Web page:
Get them young and ensure they accept indoctrination and petty controls. This is one way of ensuring the population becomes as compliant as possible. A police officer in the US threatened a class with instant jail, without notifying parents, if they misbehaved in class. We are told fear plays a big part in the US educational system:
Presumably, this primes the next generation to heed the persistent paranoid warnings emanating from the US government. But life is terminal. While we may do our best to ensure we live as long and well as possible it is surely pointless to spend our time on earth worrying about how it will end. We are wasting precious living time. However, the constant warnings can be used very effectively in keeping the masses under control and conditioning the children to fall in line is an obvious necessity to this end.
Did you watch Make Me a German last night? While the British family attempting to integrate into the German way of life in a short time may have had one or two difficulties adjusting to German lifestyle, the issue of the upbringing of children was not one of them. The mother commented very positively on the fact that children were playing outdoors in nursery school (they were climbing trees) instead of spending the day under artificial light. The fact that children do not start school until they are seven and the shorter school day, sometimes ending around 11.30, which prevents many mothers from working outside the home was viewed by the British mother in a very negative light. She obviously prefers the British trend of permitting the State to effectively bring up the children. It’s a set up. Base a mortgage on both salaries and then the mother is obliged to continue working full time when children come along. Choosing to work is one thing but for many British parents there are no options available.
Children enter into the care of the state at an early age. This state care now extends to dictating what the the children are to eat and of course, what they are to wear. and arguably, how they are to think. Unlike their German counterparts, British full time mothers often feel apologetic for not working outside the home. While the German homemaker takes a pride in raising the child for a good part of the day and enjoys providing wholesome food and outdoor activities.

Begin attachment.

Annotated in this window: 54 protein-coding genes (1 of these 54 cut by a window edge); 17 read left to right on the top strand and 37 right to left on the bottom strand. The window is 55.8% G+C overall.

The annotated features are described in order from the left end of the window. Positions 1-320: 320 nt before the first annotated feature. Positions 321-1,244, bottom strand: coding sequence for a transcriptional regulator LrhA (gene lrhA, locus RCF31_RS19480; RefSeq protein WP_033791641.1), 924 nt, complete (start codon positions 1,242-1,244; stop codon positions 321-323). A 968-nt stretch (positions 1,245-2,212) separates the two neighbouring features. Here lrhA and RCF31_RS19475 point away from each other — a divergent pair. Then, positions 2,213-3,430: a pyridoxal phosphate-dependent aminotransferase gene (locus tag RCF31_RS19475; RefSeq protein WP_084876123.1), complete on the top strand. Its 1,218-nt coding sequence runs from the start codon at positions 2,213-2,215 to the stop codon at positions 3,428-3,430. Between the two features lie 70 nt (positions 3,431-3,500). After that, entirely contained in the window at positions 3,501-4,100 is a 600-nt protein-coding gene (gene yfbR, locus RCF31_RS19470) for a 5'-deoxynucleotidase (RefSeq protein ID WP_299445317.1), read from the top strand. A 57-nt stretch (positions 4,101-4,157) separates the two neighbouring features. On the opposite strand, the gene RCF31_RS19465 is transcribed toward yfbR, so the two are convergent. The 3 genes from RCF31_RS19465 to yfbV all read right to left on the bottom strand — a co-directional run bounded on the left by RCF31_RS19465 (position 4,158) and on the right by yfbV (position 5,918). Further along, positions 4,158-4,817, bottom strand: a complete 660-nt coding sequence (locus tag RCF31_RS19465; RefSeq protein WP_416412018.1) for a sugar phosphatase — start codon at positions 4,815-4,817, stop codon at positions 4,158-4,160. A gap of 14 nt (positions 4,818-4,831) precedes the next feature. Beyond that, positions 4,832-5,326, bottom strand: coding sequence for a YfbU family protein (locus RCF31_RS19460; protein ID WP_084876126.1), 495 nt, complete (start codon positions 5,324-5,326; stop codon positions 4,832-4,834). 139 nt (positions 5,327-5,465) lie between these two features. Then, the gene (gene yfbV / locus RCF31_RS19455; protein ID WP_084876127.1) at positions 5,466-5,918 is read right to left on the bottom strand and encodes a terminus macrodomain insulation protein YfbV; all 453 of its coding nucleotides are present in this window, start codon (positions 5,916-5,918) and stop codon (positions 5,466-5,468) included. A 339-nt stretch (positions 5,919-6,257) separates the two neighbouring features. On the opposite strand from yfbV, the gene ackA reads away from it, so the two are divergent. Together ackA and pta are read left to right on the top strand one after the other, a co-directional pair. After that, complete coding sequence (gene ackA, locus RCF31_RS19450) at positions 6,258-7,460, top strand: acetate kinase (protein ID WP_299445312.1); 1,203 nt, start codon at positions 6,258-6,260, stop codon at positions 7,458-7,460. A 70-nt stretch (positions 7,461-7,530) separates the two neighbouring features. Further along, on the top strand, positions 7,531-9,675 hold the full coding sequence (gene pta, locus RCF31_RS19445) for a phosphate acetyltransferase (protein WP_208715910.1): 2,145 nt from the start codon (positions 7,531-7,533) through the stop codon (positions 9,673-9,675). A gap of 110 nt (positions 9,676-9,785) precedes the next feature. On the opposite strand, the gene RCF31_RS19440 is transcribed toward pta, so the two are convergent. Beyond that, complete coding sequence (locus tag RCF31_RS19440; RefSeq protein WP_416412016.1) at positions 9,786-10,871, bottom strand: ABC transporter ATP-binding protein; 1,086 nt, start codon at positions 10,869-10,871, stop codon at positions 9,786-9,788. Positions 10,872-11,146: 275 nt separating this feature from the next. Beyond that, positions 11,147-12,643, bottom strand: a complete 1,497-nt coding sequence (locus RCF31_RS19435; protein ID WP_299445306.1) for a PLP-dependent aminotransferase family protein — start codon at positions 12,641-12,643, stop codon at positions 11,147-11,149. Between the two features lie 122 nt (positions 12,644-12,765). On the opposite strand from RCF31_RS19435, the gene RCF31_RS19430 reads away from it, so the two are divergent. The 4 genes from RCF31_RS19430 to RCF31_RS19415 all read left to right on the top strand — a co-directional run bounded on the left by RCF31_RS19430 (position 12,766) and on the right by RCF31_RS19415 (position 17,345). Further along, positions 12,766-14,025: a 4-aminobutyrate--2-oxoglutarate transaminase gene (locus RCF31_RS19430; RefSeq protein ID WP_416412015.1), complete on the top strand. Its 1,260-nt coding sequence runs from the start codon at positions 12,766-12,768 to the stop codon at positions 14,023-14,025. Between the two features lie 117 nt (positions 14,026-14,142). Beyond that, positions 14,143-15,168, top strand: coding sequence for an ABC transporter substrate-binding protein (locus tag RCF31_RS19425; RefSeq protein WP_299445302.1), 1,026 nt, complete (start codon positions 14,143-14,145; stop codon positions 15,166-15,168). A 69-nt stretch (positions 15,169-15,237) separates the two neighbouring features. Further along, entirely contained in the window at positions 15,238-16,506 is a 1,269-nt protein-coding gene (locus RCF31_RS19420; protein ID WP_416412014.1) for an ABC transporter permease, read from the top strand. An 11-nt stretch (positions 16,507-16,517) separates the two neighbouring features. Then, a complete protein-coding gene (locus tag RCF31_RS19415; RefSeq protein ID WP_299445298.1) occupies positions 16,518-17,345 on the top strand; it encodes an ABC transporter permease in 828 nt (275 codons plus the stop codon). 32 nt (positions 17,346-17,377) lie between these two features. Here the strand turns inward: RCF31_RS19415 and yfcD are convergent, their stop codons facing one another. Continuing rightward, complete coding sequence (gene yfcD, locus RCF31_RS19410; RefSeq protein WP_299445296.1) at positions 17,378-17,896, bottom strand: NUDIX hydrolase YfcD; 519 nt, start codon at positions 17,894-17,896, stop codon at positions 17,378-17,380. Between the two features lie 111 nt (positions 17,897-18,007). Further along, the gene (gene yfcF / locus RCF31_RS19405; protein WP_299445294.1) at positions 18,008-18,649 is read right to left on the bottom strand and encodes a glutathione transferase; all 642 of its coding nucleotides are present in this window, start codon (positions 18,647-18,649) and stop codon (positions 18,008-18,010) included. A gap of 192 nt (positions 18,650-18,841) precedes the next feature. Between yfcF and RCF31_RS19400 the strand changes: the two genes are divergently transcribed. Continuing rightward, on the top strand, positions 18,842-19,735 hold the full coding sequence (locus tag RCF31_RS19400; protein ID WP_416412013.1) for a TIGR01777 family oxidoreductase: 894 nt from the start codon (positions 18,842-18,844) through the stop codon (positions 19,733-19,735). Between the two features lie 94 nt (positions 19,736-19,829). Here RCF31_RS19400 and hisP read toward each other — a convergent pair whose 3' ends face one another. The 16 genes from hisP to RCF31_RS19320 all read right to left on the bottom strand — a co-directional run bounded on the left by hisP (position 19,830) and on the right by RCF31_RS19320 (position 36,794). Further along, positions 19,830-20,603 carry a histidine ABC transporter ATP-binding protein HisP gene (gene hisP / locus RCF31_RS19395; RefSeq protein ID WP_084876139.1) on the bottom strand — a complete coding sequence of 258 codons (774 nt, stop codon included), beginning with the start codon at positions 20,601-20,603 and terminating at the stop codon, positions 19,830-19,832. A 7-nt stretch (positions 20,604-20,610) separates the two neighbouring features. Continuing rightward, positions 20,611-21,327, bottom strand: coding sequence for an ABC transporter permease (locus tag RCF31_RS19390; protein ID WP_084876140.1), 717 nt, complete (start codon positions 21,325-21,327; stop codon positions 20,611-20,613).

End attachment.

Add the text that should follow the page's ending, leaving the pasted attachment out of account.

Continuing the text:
Maybe this lifestyle has become so alien that few Brits could even contemplate it. Many prefer the ‘recognition’ of their colleagues to playing a major part in the upbringing and general good health of their families, or so it seems. It is a personal choice but in my opinion pursuing a career when children are still in nappies demands a huge sacrifice of family time (which can never be recovered). This is tragic enough but by far the worst side of this is that British parents have little input in their children’s lives in comparison to some other countries. The state steals the child at an early age, it seems to me. But is the state doing a good job of child care and raising children? A comparison of British teenagers with their counterparts from other countries suggests to me that this is not the case.
Is constant interference from the Nanny State really what we need? Wouldn’t increased personal parent input be more desirable? As long as we accept that the state steps into raising our children from an early age then nothing will change. But maybe that’s the intention.
Women’s lib. Was that about a mother’s right to work or were there other reasons for the CIA funding contribution to this cause? The late Aaron Russo was a former friend of Nick Rockefeller: